Transform Europe 2017 Challenged Senior Exhibition Leaders to Re-think Data, Analytics and Digital Strategies
More than 70 senior exhibitions industry executives converged on Dec. 6 at Savoy Place in London for Transform Europe, a conference focused on event data, analytics and digital strategy.
Organized by strategy consultancy AMR International, the event provided delegates with critical insights into a range of top-of-mind topics including the commercial benefits and competitive advantage of implementing General Data Protection Regulation (GDPR); how the “customer-first” mantra needs to apply to data and analytics initiatives for valuable impact; the importance of fostering a culture of innovation and forming partnerships with tech suppliers and start-ups to forge business growth, as well as the customer-centric benefits of adapting blockchain technology to events.
“We know the expectations of attendees and exhibitors are rapidly changing,” said Denzil Rankine, executive chairman of AMR International, speaking at the opening of the conference. “There is no time to be complacent. To stay competitive, organizers need to think more strategically, embrace new technologies and learn from other industries.
He continued, “Never has this been more important, as organizers can no longer rely so heavily on revenues from exhibition space. A long-term prediction is for space revenues to represent 60 percent of overall revenues (down from more than 80 percent today) with as much as 40 percent from other sources including digital.”
Some key findings from the event included:
GDPR can bring commercial benefits and generate a competitive advantage:
During the event, Christine Andrews, managing director of DQM GRC, explained how GDPR presents an opportunity for show organizers to re-think their business processes, map out the data they have and determine how it’s being used. By doing so, event organizers can improve efficiencies, develop more targeted communication and secure more customer loyalty – all with clear and transparent data strategies.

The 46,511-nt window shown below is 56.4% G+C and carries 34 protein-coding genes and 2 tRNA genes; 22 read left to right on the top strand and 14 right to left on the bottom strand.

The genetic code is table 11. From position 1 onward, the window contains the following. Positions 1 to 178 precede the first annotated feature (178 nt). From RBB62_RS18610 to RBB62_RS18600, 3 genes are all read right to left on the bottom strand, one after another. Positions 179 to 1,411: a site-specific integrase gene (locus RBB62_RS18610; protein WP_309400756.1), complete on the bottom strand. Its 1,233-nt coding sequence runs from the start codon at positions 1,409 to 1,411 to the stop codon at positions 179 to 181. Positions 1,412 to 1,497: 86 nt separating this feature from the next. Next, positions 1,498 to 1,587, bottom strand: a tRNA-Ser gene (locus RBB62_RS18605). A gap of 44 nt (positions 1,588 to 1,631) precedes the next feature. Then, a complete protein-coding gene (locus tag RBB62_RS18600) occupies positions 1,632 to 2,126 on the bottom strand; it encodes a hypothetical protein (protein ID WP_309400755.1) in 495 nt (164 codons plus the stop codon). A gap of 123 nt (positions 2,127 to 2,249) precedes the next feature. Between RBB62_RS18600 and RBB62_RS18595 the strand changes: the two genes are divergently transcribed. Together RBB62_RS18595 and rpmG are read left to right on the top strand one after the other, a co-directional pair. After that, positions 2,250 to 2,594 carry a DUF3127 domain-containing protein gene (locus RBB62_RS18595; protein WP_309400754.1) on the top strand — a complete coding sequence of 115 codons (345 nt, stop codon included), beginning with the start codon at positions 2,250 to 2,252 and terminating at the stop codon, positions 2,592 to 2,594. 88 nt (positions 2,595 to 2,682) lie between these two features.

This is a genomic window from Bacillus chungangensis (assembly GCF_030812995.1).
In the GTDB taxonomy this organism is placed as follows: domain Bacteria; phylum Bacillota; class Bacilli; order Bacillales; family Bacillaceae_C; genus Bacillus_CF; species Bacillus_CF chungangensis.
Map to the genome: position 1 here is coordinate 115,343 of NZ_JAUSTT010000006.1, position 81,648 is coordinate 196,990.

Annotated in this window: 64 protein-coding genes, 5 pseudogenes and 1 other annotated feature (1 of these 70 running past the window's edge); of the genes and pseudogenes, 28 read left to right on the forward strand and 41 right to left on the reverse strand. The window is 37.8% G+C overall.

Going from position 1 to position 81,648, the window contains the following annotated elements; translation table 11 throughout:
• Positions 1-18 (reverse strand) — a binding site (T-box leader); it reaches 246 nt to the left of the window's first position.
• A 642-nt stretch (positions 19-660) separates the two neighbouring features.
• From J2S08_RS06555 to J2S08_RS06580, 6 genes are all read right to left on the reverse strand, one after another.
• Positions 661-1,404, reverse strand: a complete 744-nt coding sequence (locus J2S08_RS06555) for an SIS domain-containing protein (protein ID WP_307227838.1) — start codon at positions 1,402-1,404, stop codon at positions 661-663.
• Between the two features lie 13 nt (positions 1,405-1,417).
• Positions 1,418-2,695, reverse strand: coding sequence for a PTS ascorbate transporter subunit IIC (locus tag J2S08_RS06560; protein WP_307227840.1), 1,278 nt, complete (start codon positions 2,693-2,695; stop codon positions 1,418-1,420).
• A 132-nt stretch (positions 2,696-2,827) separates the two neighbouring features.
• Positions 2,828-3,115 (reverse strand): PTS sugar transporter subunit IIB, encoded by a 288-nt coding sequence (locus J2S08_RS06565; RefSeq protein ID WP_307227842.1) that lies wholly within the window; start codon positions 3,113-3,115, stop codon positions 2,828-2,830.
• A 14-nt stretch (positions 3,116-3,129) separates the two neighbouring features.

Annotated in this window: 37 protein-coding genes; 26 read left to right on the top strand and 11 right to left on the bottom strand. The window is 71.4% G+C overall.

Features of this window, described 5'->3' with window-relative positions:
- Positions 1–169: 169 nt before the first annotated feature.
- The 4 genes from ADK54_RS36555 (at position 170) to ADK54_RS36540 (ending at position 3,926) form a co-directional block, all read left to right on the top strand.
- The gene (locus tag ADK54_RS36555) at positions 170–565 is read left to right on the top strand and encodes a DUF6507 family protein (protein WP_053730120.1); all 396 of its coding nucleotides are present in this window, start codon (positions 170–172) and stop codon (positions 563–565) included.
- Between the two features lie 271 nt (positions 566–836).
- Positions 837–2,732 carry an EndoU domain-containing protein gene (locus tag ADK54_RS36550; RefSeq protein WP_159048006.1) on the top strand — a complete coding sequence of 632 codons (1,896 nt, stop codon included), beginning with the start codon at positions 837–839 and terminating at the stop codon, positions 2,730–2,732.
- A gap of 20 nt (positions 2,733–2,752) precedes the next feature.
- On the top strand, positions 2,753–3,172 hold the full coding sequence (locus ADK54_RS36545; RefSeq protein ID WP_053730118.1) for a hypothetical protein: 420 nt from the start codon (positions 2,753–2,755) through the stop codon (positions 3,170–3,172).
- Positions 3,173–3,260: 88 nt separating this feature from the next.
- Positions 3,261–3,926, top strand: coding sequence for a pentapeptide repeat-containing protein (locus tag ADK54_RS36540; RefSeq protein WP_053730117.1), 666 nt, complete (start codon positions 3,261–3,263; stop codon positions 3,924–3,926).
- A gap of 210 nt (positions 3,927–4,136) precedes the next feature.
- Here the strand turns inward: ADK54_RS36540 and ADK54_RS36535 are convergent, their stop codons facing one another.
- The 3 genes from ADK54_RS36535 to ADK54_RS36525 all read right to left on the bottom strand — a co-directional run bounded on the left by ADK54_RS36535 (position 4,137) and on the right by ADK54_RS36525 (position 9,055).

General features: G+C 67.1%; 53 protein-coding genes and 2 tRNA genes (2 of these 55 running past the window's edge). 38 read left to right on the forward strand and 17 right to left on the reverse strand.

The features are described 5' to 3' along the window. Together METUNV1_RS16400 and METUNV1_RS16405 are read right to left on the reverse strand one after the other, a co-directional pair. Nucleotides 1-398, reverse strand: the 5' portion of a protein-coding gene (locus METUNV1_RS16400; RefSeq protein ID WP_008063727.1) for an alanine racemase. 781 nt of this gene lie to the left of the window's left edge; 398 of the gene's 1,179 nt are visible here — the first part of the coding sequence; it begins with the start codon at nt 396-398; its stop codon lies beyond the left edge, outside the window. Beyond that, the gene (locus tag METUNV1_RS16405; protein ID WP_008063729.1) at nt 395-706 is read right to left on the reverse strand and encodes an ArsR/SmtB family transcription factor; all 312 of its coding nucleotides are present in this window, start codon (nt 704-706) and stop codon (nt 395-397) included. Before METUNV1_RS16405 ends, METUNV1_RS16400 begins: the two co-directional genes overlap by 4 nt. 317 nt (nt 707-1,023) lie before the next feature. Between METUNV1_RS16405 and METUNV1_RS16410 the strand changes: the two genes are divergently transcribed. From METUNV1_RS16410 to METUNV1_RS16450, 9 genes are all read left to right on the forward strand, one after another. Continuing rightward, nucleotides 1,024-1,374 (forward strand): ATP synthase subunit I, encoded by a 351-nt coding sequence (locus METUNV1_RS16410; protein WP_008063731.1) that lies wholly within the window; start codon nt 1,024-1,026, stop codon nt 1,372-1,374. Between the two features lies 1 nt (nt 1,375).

Understanding the customer journey must be core to growth:
While there is a tendency for organizers to focus on the event itself, they need to interact with the customers before, during and beyond the event, as the more the customer journey is understood, the more organizers can interact with their core audiences and develop new revenue opportunities.
Fostering a culture of innovation and embracing partnerships with tech suppliers/ start-ups can lead to successful business growth:
To embrace innovation, organizations need to become more “entrepreneur-friendly” by making it easy for entrepreneurs to work with them, according to Rob Chapman, managing director of Founders Intelligence. Technology is an opportunity for organizers to discover what is happening outside of their organization and bring these learnings into their business, he explained.
Blockchain – a customer-centric application for organizers:
Ailis McKernan, head of digital at AMR International, explained how blockchain can give event organizers the ability to validate a transaction without a third-party being present. Not only does this provide a secure way to share data, it also attracts lower fees and is more efficient than a manual process. If applied by event organizers, this could significantly improve the customer experience and cut costs.
Transform Europe delegates included representatives from more than 50 percent of the world’s largest exhibition organizers, including Reed Exhibitions, UBM, Deutsche Messe, Comexposium and Artexis Easyfairs.
The event was supported by event technology suppliers including ASP, Blitz, Explori, Feathr, Grip, Gleanin, Glisser, Poken, Sherpa and VISIT by GES.
“We really enjoyed learning about some of the challenges our clients are facing and actually to hear that some of those experiences are the same across the industry,” said Matt Coyne, technology engagement architect for VISIT.
Next up in AMR’s Transform series will be Transform USA, scheduled for July 19 at the Washington Marriott at Metro Center in Washington D.C.